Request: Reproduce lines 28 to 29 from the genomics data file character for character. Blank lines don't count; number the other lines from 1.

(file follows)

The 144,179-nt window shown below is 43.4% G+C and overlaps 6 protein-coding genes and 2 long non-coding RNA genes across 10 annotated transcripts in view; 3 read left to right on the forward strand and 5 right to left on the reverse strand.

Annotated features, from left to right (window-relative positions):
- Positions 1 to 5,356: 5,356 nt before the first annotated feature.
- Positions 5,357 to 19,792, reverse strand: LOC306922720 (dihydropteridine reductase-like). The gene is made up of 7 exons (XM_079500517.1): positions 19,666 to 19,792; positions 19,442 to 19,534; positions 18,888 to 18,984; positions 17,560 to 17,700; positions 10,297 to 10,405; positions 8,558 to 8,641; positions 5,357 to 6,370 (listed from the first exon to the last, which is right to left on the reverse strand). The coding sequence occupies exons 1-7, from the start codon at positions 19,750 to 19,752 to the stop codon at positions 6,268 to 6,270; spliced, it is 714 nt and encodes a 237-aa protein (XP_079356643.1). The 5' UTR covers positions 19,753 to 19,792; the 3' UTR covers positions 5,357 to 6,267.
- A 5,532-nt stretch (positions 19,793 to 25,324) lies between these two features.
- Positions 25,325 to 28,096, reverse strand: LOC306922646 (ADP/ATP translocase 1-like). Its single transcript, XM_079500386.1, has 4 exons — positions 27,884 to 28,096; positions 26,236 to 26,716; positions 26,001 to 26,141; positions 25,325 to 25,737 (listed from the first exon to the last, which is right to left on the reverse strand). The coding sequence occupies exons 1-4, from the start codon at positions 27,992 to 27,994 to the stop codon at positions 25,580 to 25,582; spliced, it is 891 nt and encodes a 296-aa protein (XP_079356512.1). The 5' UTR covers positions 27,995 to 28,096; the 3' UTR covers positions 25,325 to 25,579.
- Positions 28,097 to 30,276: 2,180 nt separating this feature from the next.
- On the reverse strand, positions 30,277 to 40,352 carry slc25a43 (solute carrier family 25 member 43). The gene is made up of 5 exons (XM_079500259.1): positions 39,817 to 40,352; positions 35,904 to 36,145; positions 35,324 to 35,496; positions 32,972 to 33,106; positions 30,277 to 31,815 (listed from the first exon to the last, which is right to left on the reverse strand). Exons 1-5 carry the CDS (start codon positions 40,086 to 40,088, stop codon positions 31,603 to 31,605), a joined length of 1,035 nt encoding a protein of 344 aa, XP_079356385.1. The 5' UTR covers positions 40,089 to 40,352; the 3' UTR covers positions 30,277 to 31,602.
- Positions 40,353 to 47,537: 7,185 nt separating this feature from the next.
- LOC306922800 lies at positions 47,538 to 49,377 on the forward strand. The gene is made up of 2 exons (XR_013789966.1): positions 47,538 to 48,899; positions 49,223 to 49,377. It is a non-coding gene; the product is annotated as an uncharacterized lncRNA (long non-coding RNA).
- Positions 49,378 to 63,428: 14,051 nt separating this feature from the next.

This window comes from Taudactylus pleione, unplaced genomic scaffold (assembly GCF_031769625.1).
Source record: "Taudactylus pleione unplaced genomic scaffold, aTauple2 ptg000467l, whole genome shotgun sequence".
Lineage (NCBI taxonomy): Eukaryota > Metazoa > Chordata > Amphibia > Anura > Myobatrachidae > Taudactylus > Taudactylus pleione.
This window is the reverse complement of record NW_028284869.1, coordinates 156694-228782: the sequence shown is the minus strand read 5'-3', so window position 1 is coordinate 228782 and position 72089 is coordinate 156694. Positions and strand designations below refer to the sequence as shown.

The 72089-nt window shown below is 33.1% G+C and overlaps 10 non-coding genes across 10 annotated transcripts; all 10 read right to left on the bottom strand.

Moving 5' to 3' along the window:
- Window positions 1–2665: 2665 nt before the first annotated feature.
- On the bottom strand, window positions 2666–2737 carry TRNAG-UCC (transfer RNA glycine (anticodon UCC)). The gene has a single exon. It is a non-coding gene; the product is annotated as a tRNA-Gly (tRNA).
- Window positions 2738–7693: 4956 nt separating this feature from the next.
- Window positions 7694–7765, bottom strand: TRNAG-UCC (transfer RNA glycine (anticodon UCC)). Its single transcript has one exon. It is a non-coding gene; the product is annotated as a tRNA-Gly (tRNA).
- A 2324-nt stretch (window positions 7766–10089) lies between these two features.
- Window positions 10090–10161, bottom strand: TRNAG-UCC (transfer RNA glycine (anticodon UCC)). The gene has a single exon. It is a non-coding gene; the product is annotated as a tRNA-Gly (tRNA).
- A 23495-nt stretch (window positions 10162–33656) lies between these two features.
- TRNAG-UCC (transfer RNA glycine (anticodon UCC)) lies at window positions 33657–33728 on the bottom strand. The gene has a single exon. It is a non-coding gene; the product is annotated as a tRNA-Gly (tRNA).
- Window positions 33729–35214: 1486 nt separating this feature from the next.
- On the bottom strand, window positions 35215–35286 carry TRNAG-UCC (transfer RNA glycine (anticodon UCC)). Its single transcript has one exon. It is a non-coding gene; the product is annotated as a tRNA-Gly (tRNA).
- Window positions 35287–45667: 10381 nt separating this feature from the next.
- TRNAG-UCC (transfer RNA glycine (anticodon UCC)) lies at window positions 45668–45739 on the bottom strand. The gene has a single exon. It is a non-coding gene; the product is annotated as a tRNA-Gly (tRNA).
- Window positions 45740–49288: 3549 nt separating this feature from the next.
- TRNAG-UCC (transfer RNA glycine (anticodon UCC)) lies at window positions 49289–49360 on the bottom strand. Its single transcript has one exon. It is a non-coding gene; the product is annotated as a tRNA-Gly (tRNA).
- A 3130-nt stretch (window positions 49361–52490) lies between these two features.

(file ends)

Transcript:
- Window positions 35287–45667: 10381 nt separating this feature from the next.
- TRNAG-UCC (transfer RNA glycine (anticodon UCC)) lies at window positions 45668–45739 on the bottom strand. The gene has a single exon. It is a non-coding gene; the product is annotated as a tRNA-Gly (tRNA).